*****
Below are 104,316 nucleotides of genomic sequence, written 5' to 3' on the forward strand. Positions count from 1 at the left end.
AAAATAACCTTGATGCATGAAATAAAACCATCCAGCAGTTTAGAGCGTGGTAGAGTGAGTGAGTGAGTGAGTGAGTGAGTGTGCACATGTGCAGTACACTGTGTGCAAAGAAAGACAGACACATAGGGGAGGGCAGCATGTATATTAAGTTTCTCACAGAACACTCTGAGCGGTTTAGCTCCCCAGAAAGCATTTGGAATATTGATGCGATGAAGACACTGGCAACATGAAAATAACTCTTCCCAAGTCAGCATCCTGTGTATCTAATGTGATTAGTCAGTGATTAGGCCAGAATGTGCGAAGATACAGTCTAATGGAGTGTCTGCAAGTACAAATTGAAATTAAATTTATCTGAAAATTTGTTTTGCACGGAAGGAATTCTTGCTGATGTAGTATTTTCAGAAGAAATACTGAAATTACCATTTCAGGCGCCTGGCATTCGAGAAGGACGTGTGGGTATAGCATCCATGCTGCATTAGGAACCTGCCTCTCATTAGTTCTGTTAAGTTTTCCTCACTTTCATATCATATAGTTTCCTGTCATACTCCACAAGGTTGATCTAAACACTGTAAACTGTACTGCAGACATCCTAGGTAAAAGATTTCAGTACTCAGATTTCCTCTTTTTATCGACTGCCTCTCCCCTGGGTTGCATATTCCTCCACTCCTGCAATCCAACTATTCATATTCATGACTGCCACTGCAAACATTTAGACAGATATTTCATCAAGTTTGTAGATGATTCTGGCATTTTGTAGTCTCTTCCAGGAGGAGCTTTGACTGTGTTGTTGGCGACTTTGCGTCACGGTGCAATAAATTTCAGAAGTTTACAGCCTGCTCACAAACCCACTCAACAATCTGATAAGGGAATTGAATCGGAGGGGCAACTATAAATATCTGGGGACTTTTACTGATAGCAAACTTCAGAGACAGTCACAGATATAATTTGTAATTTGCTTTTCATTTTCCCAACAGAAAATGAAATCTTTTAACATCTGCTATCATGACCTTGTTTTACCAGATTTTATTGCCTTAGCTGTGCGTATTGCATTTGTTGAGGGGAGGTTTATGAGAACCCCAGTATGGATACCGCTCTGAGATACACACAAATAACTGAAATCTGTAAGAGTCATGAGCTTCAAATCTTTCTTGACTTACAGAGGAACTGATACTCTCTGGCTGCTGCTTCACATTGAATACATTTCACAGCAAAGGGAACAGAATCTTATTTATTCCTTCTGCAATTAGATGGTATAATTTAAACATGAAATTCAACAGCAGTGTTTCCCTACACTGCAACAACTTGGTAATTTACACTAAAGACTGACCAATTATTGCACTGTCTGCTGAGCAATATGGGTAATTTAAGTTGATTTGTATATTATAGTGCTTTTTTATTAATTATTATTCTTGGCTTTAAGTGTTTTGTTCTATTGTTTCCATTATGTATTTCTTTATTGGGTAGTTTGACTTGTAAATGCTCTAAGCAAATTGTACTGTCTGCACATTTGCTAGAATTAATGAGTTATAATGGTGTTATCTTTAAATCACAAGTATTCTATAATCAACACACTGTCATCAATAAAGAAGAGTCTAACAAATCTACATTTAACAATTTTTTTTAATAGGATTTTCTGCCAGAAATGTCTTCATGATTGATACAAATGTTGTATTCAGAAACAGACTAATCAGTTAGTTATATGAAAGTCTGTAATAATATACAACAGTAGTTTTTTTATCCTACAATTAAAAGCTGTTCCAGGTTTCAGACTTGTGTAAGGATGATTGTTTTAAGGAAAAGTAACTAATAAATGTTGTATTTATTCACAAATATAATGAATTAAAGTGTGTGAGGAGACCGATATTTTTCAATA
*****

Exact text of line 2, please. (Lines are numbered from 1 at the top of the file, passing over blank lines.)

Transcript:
AAAATAACCTTGATGCATGAAATAAAACCATCCAGCAGTTTAGAGCGTGGTAGAGTGAGTGAGTGAGTGAGTGAGTGAGTGTGCACATGTGCAGTACACTGTGTGCAAAGAAAGACAGACACATAGGGGAGGGCAGCATGTATATTAAGTTTCTCACAGAACACTCTGAGCGGTTTAGCTCCCCAGAAAGCATTTGGAATATTGATGCGATGAAGACACTGGCAACATGAAAATAACTCTTCCCAAGTCAGCATCCTGTGTATCTAATGTGATTAGTCAGTGATTAGGCCAGAATGTGCGAAGATACAGTCTAATGGAGTGTCTGCAAGTACAAATTGAAATTAAATTTATCTGAAAATTTGTTTTGCACGGAAGGAATTCTTGCTGATGTAGTATTTTCAGAAGAAATACTGAAATTACCATTTCAGGCGCCTGGCATTCGAGAAGGACGTGTGGGTATAGCATCCATGCTGCATTAGGAACCTGCCTCTCATTAGTTCTGTTAAGTTTTCCTCACTTTCATATCATATAGTTTCCTGTCATACTCCACAAGGTTGATCTAAACACTGTAAACTGTACTGCAGACATCCTAGGTAAAAGATTTCAGTACTCAGATTTCCTCTTTTTATCGACTGCCTCTCCCCTGGGTTGCATATTCCTCCACTCCTGCAATCCAACTATTCATATTCATGACTGCCACTGCAAACATTTAGACAGATATTTCATCAAGTTTGTAGATGATTCTGGCATTTTGTAGTCTCTTCCAGGAGGAGCTTTGACTGTGTTGTTGGCGACTTTGCGTCACGGTGCAATAAATTTCAGAAGTTTACAGCCTGCTCACAAACCCACTCAACAATCTGATAAGGGAATTGAATCGGAGGGGCAACTATAAATATCTGGGGACTTTTACTGATAGCAAACTTCAGAGACAGTCACAGATATAATTTGTAATTTGCTTTTCATTTTCCCAACAGAAAATGAAATCTTTTAACATCTGCTATCATGACCTTGTTTTACCAGATTTTATTGCCTTAGCTGTGCGTATTGCATTTGTTGAGGGGAGGTTTATGAGAACCCCAGTATGGATACCGCTCTGAGATACACACAAATAACTGAAATCTGTAAGAGTCATGAGCTTCAAATCTTTCTTGACTTACAGAGGAACTGATACTCTCTGGCTGCTGCTTCACATTGAATACATTTCACAGCAAAGGGAACAGAATCTTATTTATTCCTTCTGCAATTAGATGGTATAATTTAAACATGAAATTCAACAGCAGTGTTTCCCTACACTGCAACAACTTGGTAATTTACACTAAAGACTGACCAATTATTGCACTGTCTGCTGAGCAATATGGGTAATTTAAGTTGATTTGTATATTATAGTGCTTTTTTATTAATTATTATTCTTGGCTTTAAGTGTTTTGTTCTATTGTTTCCATTATGTATTTCTTTATTGGGTAGTTTGACTTGTAAATGCTCTAAGCAAATTGTACTGTCTGCACATTTGCTAGAATTAATGAGTTATAATGGTGTTATCTTTAAATCACAAGTATTCTATAATCAACACACTGTCATCAATAAAGAAGAGTCTAACAAATCTACATTTAACAATTTTTTTTAATAGGATTTTCTGCCAGAAATGTCTTCATGATTGATACAAATGTTGTATTCAGAAACAGACTAATCAGTTAGTTATATGAAAGTCTGTAATAATATACAACAGTAGTTTTTTTATCCTACAATTAAAAGCTGTTCCAGGTTTCAGACTTGTGTAAGGATGATTGTTTTAAGGAAAAGTAACTAATAAATGTTGTATTTATTCACAAATATAATGAATTAAAGTGTGTGAGGAGACCGATATTTTTCAATA